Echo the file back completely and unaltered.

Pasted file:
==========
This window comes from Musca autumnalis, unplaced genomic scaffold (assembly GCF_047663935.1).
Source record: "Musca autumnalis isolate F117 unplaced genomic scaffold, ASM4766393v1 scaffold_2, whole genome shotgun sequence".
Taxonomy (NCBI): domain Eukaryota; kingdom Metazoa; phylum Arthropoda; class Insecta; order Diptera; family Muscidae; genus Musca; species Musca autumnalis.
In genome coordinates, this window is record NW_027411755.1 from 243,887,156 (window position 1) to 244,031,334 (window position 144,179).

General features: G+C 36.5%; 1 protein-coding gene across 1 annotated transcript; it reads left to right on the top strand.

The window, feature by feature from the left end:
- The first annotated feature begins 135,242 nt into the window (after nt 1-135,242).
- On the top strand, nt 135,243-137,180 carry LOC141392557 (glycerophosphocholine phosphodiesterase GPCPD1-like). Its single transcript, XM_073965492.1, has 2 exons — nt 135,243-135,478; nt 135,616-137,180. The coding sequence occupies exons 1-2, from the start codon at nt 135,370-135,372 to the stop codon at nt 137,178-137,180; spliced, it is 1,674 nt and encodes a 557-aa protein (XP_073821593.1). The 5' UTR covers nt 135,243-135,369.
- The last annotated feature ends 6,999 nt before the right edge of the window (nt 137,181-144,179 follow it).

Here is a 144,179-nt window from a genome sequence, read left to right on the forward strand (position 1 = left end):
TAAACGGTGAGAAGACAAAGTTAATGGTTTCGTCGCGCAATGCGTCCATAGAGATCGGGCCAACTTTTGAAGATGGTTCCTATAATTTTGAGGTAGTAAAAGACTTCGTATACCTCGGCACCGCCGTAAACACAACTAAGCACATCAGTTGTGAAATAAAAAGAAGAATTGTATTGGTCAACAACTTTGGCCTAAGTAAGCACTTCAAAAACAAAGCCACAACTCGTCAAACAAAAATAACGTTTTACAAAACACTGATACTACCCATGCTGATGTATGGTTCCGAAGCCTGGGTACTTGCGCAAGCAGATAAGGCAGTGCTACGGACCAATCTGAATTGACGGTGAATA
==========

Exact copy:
This window comes from Musca autumnalis, unplaced genomic scaffold (assembly GCF_047663935.1).
Source record: "Musca autumnalis isolate F117 unplaced genomic scaffold, ASM4766393v1 scaffold_2, whole genome shotgun sequence".
Taxonomy (NCBI): domain Eukaryota; kingdom Metazoa; phylum Arthropoda; class Insecta; order Diptera; family Muscidae; genus Musca; species Musca autumnalis.
In genome coordinates, this window is record NW_027411755.1 from 243,887,156 (window position 1) to 244,031,334 (window position 144,179).

General features: G+C 36.5%; 1 protein-coding gene across 1 annotated transcript; it reads left to right on the top strand.

The window, feature by feature from the left end:
- The first annotated feature begins 135,242 nt into the window (after nt 1-135,242).
- On the top strand, nt 135,243-137,180 carry LOC141392557 (glycerophosphocholine phosphodiesterase GPCPD1-like). Its single transcript, XM_073965492.1, has 2 exons — nt 135,243-135,478; nt 135,616-137,180. The coding sequence occupies exons 1-2, from the start codon at nt 135,370-135,372 to the stop codon at nt 137,178-137,180; spliced, it is 1,674 nt and encodes a 557-aa protein (XP_073821593.1). The 5' UTR covers nt 135,243-135,369.
- The last annotated feature ends 6,999 nt before the right edge of the window (nt 137,181-144,179 follow it).

Here is a 144,179-nt window from a genome sequence, read left to right on the forward strand (position 1 = left end):
TAAACGGTGAGAAGACAAAGTTAATGGTTTCGTCGCGCAATGCGTCCATAGAGATCGGGCCAACTTTTGAAGATGGTTCCTATAATTTTGAGGTAGTAAAAGACTTCGTATACCTCGGCACCGCCGTAAACACAACTAAGCACATCAGTTGTGAAATAAAAAGAAGAATTGTATTGGTCAACAACTTTGGCCTAAGTAAGCACTTCAAAAACAAAGCCACAACTCGTCAAACAAAAATAACGTTTTACAAAACACTGATACTACCCATGCTGATGTATGGTTCCGAAGCCTGGGTACTTGCGCAAGCAGATAAGGCAGTGCTACGGACCAATCTGAATTGACGGTGAATA